A founding father of artificial intelligence talks about the great breakthroughs of his early years.
Reporting by Will Knight
October 30, 2015
Marvin Minsky is one of the founding fathers of artificial intelligence, and over the past 60 years he has made key contributions in mathematics, robotics, computer graphics, machine perception, and machine learning. I was lucky enough to be invited to meet recently with Minsky at his home in Brookline, Massachusetts, and I took a videographer to capture the conversation.
It was a charming, slightly surreal experience. After all, it’s unusual to meet someone who was on a first-name basis with John von Neumann, Claude Shannon, and Albert Einstein. And despite being unwell for the past couple of years, Minsky, 88, hasn’t lost his playful sense of humor.
It was also fascinating because artificial intelligence has had a remarkable renaissance in recent years, thanks especially to progress in simulating the process by which neurons and synapses enable a brain to learn. Minsky has had a huge influence on the field’s progress toward this new dawn.
In 1951, while studying mathematics at Princeton, he built the first learning machine, an artificial neural network built from vacuum tubes called the Stochastic Neural Analog Reinforcement Calculator, or SNARC. Shortly after that, he turned his attention toward the manipulation of logic and symbols using computers, which guided his later work on artificial intelligence.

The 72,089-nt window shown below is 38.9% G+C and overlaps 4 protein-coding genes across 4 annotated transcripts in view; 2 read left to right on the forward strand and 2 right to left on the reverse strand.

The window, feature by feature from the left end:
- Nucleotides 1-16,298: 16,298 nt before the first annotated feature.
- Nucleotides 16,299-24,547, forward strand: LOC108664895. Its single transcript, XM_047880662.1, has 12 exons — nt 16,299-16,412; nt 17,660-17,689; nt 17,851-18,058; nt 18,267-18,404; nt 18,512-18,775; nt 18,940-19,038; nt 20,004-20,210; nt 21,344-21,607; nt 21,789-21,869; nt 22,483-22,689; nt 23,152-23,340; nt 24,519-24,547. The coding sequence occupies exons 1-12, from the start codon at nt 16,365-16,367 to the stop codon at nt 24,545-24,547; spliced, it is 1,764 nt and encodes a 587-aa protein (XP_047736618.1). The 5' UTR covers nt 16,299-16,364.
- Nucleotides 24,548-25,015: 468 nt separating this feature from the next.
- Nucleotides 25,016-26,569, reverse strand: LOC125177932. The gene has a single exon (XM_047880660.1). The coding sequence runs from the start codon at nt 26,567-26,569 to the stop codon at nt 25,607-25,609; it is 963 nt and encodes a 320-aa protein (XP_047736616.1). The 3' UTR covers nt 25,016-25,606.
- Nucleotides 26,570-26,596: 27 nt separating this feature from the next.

In 1959, together with the computer scientist John McCarthy, Minsky founded the Artificial Intelligence Laboratory at MIT. In the 1960s, he attempted to model human perception and intelligence using several early robots. Other achievements include the invention of the confocal microscope.
Minsky’s ideas fundamentally influenced both cognitive science and artificial intelligence, and he sought to unravel the aspects of human intelligence in several books, including The Society of Mind and The Emotion Machine.
Throughout his career, Minsky has sought to build computers capable of more than just computation, and perhaps his most enduring legacy will be encouraging others to believe that intelligence can indeed be born in machines.